Bell, Robert A., Michael S. Wilkes, and Richard Kravitz (2000) "The Educational Value of Consumer-targeted Prescription Drug Print Advertising," 49/12 Journal of Family Practice (December).

Calfee, John E. (1997) Fear of Persuasion: A New Perspective on Advertising and Regulation, London: Agora; North American distribution by the American Enterprise Institute.

Calfee, John E. (2000) Prices, Markets, and the Pharmaceutical Revolution, American Enterprise Institute, Washington, D.C.

Calfee, John E. (2001) "What Consumer Surveys Show About Direct-to-Consumer Advertising of Prescription Drugs," available from author and from the Coalition for Health Care Communication (

Calfee, John E., Clifford Winston, and Randolph Stempski (2001) "The Effects of Direct-to-Consumer Advertising for Cholesterol-Reducing Drugs," presented at the University of Chicago Conference on The Regulation of Medical Innovation and Pharmaceutical Markets, April 20-21, 2001.

Dubois, Robert W., Charles M. Alexander, Sally Wade, Andrew Mosso, Leona Markson, J. D. Lu, Soma Nag, and Marc L. Berger (2001) "Growth in Use of Lipid Lowering Therapies: Bad News? Good News? Or the Wrong Question?" Draft available from Robert W. Dubois, Protocare Sciences, Inc., 2400 Broadway, Suite 100, Santa Monica, CA 90404.

Federal Trade Commission, Bureau of Consumer Protection and Bureau of Economics (1996), "Comments to the Food and Drug Administration on Direct-to-Consumer Promotion of Prescription Drugs," January 11, 1996.

Food and Drug Administration, Center for Drug Evaluation and Research (1997) "Draft Guidance for Industry on Consumer-Directed Broadcast Advertisements," July 1997; announced in Federal Register, v. 62, n. 155, p. 43171-43173 (Aug. 12, 1997, Docket 97D-0302).

Food and Drug Administration, Center for Drug Evaluation and Research (1999a) "Guidance for Industry: Consumer-directed Broadcast Advertisements," August 1999; announced in Federal Register, v. 64, n. 152, p. 43197-43198 (Aug. 9, 1999, Docket 97D-0302).

Food and Drug Administration, Center for Drug Evaluation and Research (1999b) "Questions and Answers on Guidance for Industry: Consumer-Directed Broadcast Advertisements," August 1999; announced in Federal Register, v. 64, n. 152, p. 43197-43198 (Aug. 9, 1999, Docket 97D-0302).

Food and Drug Administration, Center for Drug Evaluation and Research, Division of Drug Marketing, Advertising, and Communications (1999c) "Attitudes and Behaviors Associated with Direct-to-Consumer (DTC) Promotion of Prescription Drugs: Main Survey Results," available at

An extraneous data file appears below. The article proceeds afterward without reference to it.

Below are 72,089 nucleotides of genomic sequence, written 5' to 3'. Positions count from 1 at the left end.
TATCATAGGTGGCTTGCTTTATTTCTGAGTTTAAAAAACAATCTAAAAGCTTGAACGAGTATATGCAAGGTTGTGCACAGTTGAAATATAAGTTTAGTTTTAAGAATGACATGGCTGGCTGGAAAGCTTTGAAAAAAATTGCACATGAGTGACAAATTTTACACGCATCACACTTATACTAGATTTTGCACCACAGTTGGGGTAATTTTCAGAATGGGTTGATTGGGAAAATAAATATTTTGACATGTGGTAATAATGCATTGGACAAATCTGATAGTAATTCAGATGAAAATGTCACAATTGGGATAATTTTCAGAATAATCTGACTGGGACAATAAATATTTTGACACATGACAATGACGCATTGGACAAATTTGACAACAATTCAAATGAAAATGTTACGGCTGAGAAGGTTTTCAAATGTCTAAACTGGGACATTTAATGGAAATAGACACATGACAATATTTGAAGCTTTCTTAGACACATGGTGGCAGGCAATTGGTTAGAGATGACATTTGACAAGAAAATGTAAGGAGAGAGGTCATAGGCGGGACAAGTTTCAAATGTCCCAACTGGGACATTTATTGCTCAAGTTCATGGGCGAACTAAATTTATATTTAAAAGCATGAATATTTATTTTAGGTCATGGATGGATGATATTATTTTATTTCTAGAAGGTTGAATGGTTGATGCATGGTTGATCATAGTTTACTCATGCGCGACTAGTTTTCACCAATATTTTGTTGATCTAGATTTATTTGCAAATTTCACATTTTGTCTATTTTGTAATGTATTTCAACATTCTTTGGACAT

Food and Drug Administration (2001) "Agency Information Collection Activities; Proposed Collections; Comment Request; Assessment of Physician and Patient Attitudes Toward Direct-to-Consumer Promotion of Prescription Drugs," Docket No. 01N-0078, Federal Register: March 19, 2001 (Volume 66, Number 53).

Lancet (1998) Editorial, "Pushing Ethical Pharmaceuticals Direct to the Public," v. 351, March 28.

National Consumers League (1998) "Health Care Information and the Consumer: A Public Opinion Survey," Washington, D.C.: National Consumers League (1701 K Street, NW, Suite 1200, Washington, DC 20006).

National Institute for Health Care Management (NIHCM) (2001) "Prescription Drug Expenditures in 2000: the Upward Trend Continues." Washington, D.C.: NIHCM Foundation.

NewsHour with Jim Lehrer, Kaiser Family Foundation, Harvard School of Public Health (2000a) "National Survey on Prescription Drugs: Toplines." Available at

NewsHour with Jim Lehrer, Kaiser Family Foundation, Harvard School of Public Health (2000b) "National Survey on Prescription Drugs: Highlights and Chartpack." Available at

National Institutes of Health, National Cholesterol Education Program (2001) "Recommendations on Lipoprotein Measurement," from the Working Group on Lipoprotein Measurement.

Prevention Magazine (1999) "A National Survey of Consumer Reactions to Direct-to-Consumer Advertising."

Prevention Magazine (2000) "International Survey on Wellness and Consumer Reactions to DTC Advertising of Rx Drugs."

RxHealth Value, "Prescription Drug Expenditures Increase More Than 24%," downloaded May 17, 2001, from, summarizing a May 2001 report from the Schneider Institute for Health Policy at Brandeis University.

Stolberg, Sheryl Gay (2000) "Ads that Circumvent Doctors: Want a New Drug? Plenty to Choose From on TV," New York Times, January 23, 2000.

Wilkes, Michael S., Robert A. Bell, and Richard L. Kravitz (2000) "Direct-To-Consumer Prescription Drug Advertising; Trends, Impact, And Implications," Health Affairs, March/April.

John E. Calfee is a resident scholar at AEI.

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About the Author


John E.
  • Economist John E. Calfee (1941-2011) studied the pharmaceutical industry and the Food and Drug Administration (FDA), along with the economics of tobacco, tort liability, and patents. He previously worked at the Federal Trade Commission's Bureau of Economics. He had also taught marketing and consumer behavior at the business schools of the University of Maryland at College Park and Boston University. While Mr. Calfee's writings are mostly on pharmaceutical markets and FDA regulation, his academic articles and opinion pieces covered a variety of topics, from patent law and tort liability to advertising and consumer information. His books include Prices, Markets, and the Pharmaceutical Revolution (AEI Press, 2000) and Biotechnology and the Patent System (AEI Press, 2007). Mr. Calfee wrote regularly for AEI's Health Policy Outlook series. He testified before Congress and federal agencies on various topics, including alcohol advertising; biodefense vaccine research; international drug prices; and FDA oversight of drug safety.